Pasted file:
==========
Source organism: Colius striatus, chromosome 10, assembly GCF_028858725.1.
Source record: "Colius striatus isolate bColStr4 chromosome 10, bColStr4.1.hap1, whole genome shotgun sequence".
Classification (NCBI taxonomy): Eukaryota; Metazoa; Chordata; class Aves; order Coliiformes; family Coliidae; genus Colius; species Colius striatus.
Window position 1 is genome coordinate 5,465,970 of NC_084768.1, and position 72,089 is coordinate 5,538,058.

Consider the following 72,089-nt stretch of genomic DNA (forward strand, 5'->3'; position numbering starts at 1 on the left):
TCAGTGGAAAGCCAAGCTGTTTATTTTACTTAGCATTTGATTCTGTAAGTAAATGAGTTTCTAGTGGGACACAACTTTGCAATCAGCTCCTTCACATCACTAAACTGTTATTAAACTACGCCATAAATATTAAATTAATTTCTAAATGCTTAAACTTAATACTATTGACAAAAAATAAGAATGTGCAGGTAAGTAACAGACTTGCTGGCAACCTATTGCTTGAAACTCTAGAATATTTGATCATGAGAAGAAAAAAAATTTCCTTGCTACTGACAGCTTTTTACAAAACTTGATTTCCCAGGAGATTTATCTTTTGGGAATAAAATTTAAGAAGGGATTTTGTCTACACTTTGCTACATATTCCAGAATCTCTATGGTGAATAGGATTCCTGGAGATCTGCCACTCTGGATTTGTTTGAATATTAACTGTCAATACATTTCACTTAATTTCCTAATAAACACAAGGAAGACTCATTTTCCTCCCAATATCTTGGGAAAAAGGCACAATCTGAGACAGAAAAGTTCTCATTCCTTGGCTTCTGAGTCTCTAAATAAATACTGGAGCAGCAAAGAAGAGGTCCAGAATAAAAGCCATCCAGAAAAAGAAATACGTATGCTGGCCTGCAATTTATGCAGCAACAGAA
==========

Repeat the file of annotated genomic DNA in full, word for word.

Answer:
Source organism: Colius striatus, chromosome 10, assembly GCF_028858725.1.
Source record: "Colius striatus isolate bColStr4 chromosome 10, bColStr4.1.hap1, whole genome shotgun sequence".
Classification (NCBI taxonomy): Eukaryota; Metazoa; Chordata; class Aves; order Coliiformes; family Coliidae; genus Colius; species Colius striatus.
Window position 1 is genome coordinate 5,465,970 of NC_084768.1, and position 72,089 is coordinate 5,538,058.

Consider the following 72,089-nt stretch of genomic DNA (forward strand, 5'->3'; position numbering starts at 1 on the left):
TCAGTGGAAAGCCAAGCTGTTTATTTTACTTAGCATTTGATTCTGTAAGTAAATGAGTTTCTAGTGGGACACAACTTTGCAATCAGCTCCTTCACATCACTAAACTGTTATTAAACTACGCCATAAATATTAAATTAATTTCTAAATGCTTAAACTTAATACTATTGACAAAAAATAAGAATGTGCAGGTAAGTAACAGACTTGCTGGCAACCTATTGCTTGAAACTCTAGAATATTTGATCATGAGAAGAAAAAAAATTTCCTTGCTACTGACAGCTTTTTACAAAACTTGATTTCCCAGGAGATTTATCTTTTGGGAATAAAATTTAAGAAGGGATTTTGTCTACACTTTGCTACATATTCCAGAATCTCTATGGTGAATAGGATTCCTGGAGATCTGCCACTCTGGATTTGTTTGAATATTAACTGTCAATACATTTCACTTAATTTCCTAATAAACACAAGGAAGACTCATTTTCCTCCCAATATCTTGGGAAAAAGGCACAATCTGAGACAGAAAAGTTCTCATTCCTTGGCTTCTGAGTCTCTAAATAAATACTGGAGCAGCAAAGAAGAGGTCCAGAATAAAAGCCATCCAGAAAAAGAAATACGTATGCTGGCCTGCAATTTATGCAGCAACAGAA